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THE SUBJECT OF THE CHRISTIAN GENTLEMAN'S SABBATH CONTINUED.-GENERAL CONCLUSION.
THE Christian gentleman does nothing for display-nothing with affectation; and yet he carries to all things a sort of sacred tact, and an unconscious propriety of behaviour. His walk into church, and his walk out of it, are like his walk in life, decorous, simple, and sedate.
Full of the honesty of real meaning, his carriage comports with his situation and object; he neither courts nor shuns observation; he has a direct and professed purpose in going to church, and to that he addresses himself, without regard to the eye or comment of man; it is his commerce with eternity-his earnest negotiation with his God; his heart is in it; there is nothing foreign to it in his look or manner; neither gesticulations, nor salutations, nor whisperings, nor greetings, divide his attention; nothing disturbs the polarity of his mind. On leaving the house of prayer, he walks quietly and uncovered, till he ceases to tread on holy ground. While others are impatient to resume
their worldly topics, his thoughts still linger within the sanctuary; while others are employed in remarks on the preacher or his sermon, he tacitly examines and criticises himself; while others are satisfied, he still thirsts; while others fall back within the world's enclosures, he continues his pilgrimage onwards, with the land of rest before him; while the loose devotion of others drops from them at the church porch, his. habitual religion takes faster hold upon him, with every renewed exposure; its analogies follow him into life and society; his soul, which has dressed itself before the mirror of the Gospel, still wears its white investiture, attracting the homage of gentle spirits, and forbidding the touch of unhallowed communication.
The heart of the Christian gentleman is in a tender state when he comes new from the house of God; a tenderness which becomes soreness, when he contemplates the state of things around him. Scarcely has he come into the open air, when the sound of wheels, and silly talk, and insane laughter, assails his ears; scarcely is he out of the hearing of God's awful dealings with his creatures, the records of his might, the mysteries of his grace, and the visitations of his wrath; hardly has the organ ceased, or the church-yard been crossed, when a world bursts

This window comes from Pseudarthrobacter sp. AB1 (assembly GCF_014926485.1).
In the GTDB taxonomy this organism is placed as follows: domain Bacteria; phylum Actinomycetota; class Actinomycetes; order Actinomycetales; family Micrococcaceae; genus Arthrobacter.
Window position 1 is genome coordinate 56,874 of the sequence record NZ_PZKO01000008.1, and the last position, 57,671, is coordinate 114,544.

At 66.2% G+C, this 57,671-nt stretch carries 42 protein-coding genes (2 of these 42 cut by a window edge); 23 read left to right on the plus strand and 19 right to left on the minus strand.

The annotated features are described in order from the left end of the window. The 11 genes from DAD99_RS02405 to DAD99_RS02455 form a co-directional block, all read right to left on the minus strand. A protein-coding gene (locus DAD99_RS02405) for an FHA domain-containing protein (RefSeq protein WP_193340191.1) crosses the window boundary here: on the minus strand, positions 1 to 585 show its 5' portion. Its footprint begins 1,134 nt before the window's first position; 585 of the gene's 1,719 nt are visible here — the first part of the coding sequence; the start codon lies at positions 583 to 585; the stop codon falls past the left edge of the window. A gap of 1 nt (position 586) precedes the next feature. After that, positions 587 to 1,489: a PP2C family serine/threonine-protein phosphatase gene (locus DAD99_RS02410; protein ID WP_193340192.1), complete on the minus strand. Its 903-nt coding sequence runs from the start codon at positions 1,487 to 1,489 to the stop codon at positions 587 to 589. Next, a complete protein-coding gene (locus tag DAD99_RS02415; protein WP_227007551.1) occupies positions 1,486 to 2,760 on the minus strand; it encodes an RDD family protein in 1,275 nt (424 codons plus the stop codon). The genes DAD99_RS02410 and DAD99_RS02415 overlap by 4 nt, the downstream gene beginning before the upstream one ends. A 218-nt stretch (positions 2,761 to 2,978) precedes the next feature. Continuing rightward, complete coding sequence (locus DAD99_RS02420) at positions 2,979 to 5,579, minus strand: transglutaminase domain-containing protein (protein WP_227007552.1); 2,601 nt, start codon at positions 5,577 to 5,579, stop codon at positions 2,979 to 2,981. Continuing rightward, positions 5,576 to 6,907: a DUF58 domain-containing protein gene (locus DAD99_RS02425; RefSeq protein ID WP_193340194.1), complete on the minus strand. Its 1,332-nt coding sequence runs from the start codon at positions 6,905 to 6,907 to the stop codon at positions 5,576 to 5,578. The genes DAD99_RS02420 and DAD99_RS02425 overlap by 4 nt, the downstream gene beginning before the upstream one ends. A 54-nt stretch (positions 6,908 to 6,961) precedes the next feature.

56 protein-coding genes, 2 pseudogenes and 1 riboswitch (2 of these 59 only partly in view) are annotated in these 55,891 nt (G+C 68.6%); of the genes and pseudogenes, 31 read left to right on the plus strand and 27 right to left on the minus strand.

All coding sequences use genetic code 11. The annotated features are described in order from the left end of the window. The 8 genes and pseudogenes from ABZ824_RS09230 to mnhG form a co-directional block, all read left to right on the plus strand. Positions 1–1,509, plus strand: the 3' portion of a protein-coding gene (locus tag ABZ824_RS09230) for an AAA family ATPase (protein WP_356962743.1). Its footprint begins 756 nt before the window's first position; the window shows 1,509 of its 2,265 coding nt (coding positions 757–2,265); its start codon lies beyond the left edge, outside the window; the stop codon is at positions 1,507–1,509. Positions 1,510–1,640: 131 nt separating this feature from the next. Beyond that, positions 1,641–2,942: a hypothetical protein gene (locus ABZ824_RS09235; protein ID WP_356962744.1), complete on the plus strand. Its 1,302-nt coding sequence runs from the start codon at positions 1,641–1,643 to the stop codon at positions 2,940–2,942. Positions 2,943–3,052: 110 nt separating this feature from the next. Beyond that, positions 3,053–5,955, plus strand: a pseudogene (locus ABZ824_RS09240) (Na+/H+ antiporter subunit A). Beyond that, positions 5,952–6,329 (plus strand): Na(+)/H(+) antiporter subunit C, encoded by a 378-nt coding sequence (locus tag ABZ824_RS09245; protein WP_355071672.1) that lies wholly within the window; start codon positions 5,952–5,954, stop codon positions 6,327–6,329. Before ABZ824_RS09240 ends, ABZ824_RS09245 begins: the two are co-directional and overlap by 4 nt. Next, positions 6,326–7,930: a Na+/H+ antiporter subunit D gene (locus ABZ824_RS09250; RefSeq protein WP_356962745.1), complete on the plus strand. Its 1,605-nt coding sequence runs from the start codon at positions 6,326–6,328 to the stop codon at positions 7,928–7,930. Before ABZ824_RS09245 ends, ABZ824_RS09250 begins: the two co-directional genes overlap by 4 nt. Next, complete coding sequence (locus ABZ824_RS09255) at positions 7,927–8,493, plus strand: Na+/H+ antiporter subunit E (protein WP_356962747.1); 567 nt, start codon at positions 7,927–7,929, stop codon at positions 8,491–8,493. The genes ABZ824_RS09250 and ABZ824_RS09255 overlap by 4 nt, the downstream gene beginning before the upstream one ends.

upon him, wherein an open indifference to all these things prevails; wherein the Sabbath is employed, as if the Lord's brief term in it had run out, and the inheritance, with a full right of disposition, had reverted to man, to devote it as interest or humour may suggest-to traffic, toil, or diversion; to the office, the counter, or the festive board; to gossiping visits; to the gathering and propagation of news; or to the fluttering tumult of parks and promenades.
From such unlovely scenes the Christian gentleman is glad to escape into the bosom of his family; happy if the domestic scene present a contrast to what he has witnessed abroad. And it generally must so do; for the wise example and admonitions of a parent have our better nature on their side; and, what is better still, the earnest of that new nature which is the great conqueror of the will and the reclaimer of our wild humanity.
The ways of God are unsearchable. A Christian is not always allowed to see the consummation of his pious wishes in respect of his children's dispositions and principles; such a case, however, is an anomaly in life, and a mystery in the divine administration. A stubborn heart is sometimes made more stubborn by caresses, and is in a manner congealed in the
temperature of a father's embrace, or a mother's bosom; but it is the ordinary course of Providence to bless the endeavours of a Christian in his parental rule. When such is the constitution of a family, the Christian father has a tranquillity about his hearth which cheers him in the midst of a misjudging world. It is his delight on the evening of the Lord's day, to draw the curtain between the scene of home and the great theatre of Sabbath profanation; to read and meditate upon the Scriptures of truth; to vindicate within the circle of his children and dependents Jehovah's claim to the total Sunday; to make it a day of deep interior delight; and to give it a refuge from the storm without, in the retirement of his peaceful domicile.
So much for the "Portraiture of a Christian Gentleman," who has not in these pages been designated as a member of any particular church or community of Christians. It would be unjust and presumptuous to say, that the exemplar is not to be found in any congregation of sin cere worshippers of the triune Jehovah; but it may, without offence, be said, that he is not in his worst attitude, on the floor of our national Church; that church, so mild and charitable,
so conformed to the earliest and purest standard; resting on Holy Scripture and apostolical foundations, simple in its worship, pure in its creed, modest in its pretensions, pastoral in its care; with a liturgy full of life and beauty, a discipline of sound ordinances, and a doctrine of peace and salvation; within whose scriptural pale the Christian gentleman may freely exercise his high and honourable commission.